What Hardwick has done, and overcome in the process, is a football marvel of historical proportions. No one has ever done more with less.

This flag is a testament to the power of coaching, to the possibility of a cohesive collective having the strength and force to tear down more talented individuals. It is a realisation of sport’s greatest, most seminal story.

Written by Jay Croucher.

Jay Croucher has been a Roar expert since 2015, specialising in Australian Rules Football, American Football and NBA. From MSG in New York to the MCG in Melbourne, Jay has spent his adult life travelling the world, indulging in sport and approaching it from the angle of history and pop culture. Follow him on Twitter @CroucherJD

Comments (115)

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  • tibor nagy (big four sticks) said | October 10th 2017 @ 6:46am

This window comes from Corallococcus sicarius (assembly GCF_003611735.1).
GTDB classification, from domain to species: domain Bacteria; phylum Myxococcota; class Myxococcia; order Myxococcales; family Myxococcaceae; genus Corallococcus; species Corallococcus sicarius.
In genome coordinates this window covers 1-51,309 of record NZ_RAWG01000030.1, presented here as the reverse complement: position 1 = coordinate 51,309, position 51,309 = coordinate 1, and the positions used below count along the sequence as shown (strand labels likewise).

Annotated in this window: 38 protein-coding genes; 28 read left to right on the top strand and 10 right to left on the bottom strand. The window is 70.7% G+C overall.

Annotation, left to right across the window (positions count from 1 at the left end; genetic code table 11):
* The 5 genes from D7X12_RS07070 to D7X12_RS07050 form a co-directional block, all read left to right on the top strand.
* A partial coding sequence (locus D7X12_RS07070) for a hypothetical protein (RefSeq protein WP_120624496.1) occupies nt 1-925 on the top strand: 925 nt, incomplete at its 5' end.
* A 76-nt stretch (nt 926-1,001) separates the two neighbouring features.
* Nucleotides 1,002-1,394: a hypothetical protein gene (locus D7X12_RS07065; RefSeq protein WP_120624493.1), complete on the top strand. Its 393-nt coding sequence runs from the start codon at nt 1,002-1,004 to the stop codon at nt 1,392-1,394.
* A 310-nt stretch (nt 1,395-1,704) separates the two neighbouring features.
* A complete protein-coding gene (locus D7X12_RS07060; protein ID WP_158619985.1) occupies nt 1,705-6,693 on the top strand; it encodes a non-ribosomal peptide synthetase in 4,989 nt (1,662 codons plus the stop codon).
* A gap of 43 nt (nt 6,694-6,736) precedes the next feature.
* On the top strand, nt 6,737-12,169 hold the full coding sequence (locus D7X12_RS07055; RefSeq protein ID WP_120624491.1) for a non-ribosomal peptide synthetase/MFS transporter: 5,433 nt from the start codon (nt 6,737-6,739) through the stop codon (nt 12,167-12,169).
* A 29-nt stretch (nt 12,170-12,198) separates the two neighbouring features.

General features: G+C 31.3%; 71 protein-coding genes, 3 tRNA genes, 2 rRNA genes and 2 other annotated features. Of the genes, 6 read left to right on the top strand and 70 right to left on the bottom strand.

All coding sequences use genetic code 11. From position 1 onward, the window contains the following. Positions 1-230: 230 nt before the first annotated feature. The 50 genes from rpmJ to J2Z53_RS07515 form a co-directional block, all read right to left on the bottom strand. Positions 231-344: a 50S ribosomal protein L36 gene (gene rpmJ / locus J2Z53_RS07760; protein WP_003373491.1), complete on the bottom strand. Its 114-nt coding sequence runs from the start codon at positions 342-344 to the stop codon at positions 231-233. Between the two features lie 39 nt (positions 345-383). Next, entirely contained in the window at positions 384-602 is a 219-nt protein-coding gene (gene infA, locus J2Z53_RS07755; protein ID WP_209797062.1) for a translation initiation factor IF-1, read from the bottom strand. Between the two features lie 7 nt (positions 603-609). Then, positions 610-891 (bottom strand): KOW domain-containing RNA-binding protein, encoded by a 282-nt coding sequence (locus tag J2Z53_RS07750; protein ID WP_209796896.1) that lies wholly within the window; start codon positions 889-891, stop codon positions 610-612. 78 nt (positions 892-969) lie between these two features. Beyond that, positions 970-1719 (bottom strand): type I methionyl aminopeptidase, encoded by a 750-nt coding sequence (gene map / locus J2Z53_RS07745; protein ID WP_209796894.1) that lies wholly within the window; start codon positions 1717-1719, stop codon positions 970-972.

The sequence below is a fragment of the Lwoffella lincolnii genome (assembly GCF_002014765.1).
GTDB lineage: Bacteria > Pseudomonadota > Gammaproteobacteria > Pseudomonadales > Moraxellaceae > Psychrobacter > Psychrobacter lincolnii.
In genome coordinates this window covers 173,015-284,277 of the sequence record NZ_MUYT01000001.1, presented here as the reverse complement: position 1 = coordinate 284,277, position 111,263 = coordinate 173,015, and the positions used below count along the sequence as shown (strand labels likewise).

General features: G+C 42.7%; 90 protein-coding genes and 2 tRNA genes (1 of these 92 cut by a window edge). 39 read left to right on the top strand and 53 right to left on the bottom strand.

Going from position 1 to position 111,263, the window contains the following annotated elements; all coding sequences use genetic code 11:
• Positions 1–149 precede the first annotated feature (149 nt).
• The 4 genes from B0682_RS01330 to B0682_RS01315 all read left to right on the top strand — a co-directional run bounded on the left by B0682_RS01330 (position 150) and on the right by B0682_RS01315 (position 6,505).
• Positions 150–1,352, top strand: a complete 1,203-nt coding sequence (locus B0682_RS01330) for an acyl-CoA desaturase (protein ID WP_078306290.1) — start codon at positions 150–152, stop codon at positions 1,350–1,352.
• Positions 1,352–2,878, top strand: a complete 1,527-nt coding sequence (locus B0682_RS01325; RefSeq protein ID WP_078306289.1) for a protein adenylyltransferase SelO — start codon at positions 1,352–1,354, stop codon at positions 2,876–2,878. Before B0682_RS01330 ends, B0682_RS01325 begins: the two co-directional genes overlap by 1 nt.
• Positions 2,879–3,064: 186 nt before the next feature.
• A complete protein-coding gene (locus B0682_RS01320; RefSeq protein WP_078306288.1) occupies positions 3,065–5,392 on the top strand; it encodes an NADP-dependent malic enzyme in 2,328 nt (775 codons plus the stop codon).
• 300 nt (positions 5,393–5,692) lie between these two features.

It was clear that we were going to be premiers, yet the doubters in the media were exalting a bunch of front runners from Adelaide. Defense wins finals and we the number one defensive team in the competition. We were number one for pressure acts, and number one for locking the ball inside our forward 50. We played as a team. We also beat those teams who beat us first time around when we played them again. Hopefully all the doubters will believe us when we say Richmond will go back to back. We are carving out a dynasty. It’s Tiger time folks!

  • Milo said | October 10th 2017 @ 7:41am

    Cotchin: ‘ the man with furious intent, a maniac unleashed, his perfect haircut and suit dissolved in lava, the only remains a beast with one plan…’ Martin: ‘ He is a beast-freak and a world-class violinist, someone who makes brutality look delicate and finesse look cruel.’ And: ‘ Slicing a pass so low and sharp that you can almost feel the blades of its flight making the air bleed. ‘